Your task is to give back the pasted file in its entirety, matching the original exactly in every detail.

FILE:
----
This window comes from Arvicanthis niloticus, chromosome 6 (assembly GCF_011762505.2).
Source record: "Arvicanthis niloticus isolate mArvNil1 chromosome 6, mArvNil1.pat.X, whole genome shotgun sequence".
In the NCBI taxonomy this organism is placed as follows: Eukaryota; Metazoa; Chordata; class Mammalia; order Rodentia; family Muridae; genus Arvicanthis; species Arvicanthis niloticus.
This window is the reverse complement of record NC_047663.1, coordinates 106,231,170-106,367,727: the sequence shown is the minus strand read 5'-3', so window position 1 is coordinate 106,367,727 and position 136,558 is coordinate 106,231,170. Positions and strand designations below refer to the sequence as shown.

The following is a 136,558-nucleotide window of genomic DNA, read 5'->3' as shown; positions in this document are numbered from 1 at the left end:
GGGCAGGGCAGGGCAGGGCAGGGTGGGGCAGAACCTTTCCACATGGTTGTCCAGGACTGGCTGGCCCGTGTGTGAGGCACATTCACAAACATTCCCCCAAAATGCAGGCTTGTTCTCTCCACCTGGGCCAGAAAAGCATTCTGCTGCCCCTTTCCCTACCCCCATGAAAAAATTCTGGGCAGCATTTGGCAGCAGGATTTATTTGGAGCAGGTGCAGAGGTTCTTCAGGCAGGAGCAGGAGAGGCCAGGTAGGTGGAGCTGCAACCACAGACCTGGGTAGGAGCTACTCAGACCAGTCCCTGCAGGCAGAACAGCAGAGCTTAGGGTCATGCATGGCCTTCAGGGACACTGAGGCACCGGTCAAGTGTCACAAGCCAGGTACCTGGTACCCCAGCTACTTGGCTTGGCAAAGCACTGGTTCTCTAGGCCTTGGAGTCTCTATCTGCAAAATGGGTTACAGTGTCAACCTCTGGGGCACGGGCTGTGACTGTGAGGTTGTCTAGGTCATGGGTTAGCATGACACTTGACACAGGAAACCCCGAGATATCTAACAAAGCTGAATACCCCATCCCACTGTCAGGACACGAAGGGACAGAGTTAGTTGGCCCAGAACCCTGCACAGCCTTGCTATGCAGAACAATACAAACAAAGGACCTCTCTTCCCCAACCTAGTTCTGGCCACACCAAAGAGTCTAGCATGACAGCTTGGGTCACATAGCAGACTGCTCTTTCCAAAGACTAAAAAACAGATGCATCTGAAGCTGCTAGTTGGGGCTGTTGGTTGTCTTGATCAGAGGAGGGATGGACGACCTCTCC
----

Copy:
This window comes from Arvicanthis niloticus, chromosome 6 (assembly GCF_011762505.2).
Source record: "Arvicanthis niloticus isolate mArvNil1 chromosome 6, mArvNil1.pat.X, whole genome shotgun sequence".
In the NCBI taxonomy this organism is placed as follows: Eukaryota; Metazoa; Chordata; class Mammalia; order Rodentia; family Muridae; genus Arvicanthis; species Arvicanthis niloticus.
This window is the reverse complement of record NC_047663.1, coordinates 106,231,170-106,367,727: the sequence shown is the minus strand read 5'-3', so window position 1 is coordinate 106,367,727 and position 136,558 is coordinate 106,231,170. Positions and strand designations below refer to the sequence as shown.

The following is a 136,558-nucleotide window of genomic DNA, read 5'->3' as shown; positions in this document are numbered from 1 at the left end:
GGGCAGGGCAGGGCAGGGCAGGGTGGGGCAGAACCTTTCCACATGGTTGTCCAGGACTGGCTGGCCCGTGTGTGAGGCACATTCACAAACATTCCCCCAAAATGCAGGCTTGTTCTCTCCACCTGGGCCAGAAAAGCATTCTGCTGCCCCTTTCCCTACCCCCATGAAAAAATTCTGGGCAGCATTTGGCAGCAGGATTTATTTGGAGCAGGTGCAGAGGTTCTTCAGGCAGGAGCAGGAGAGGCCAGGTAGGTGGAGCTGCAACCACAGACCTGGGTAGGAGCTACTCAGACCAGTCCCTGCAGGCAGAACAGCAGAGCTTAGGGTCATGCATGGCCTTCAGGGACACTGAGGCACCGGTCAAGTGTCACAAGCCAGGTACCTGGTACCCCAGCTACTTGGCTTGGCAAAGCACTGGTTCTCTAGGCCTTGGAGTCTCTATCTGCAAAATGGGTTACAGTGTCAACCTCTGGGGCACGGGCTGTGACTGTGAGGTTGTCTAGGTCATGGGTTAGCATGACACTTGACACAGGAAACCCCGAGATATCTAACAAAGCTGAATACCCCATCCCACTGTCAGGACACGAAGGGACAGAGTTAGTTGGCCCAGAACCCTGCACAGCCTTGCTATGCAGAACAATACAAACAAAGGACCTCTCTTCCCCAACCTAGTTCTGGCCACACCAAAGAGTCTAGCATGACAGCTTGGGTCACATAGCAGACTGCTCTTTCCAAAGACTAAAAAACAGATGCATCTGAAGCTGCTAGTTGGGGCTGTTGGTTGTCTTGATCAGAGGAGGGATGGACGACCTCTCC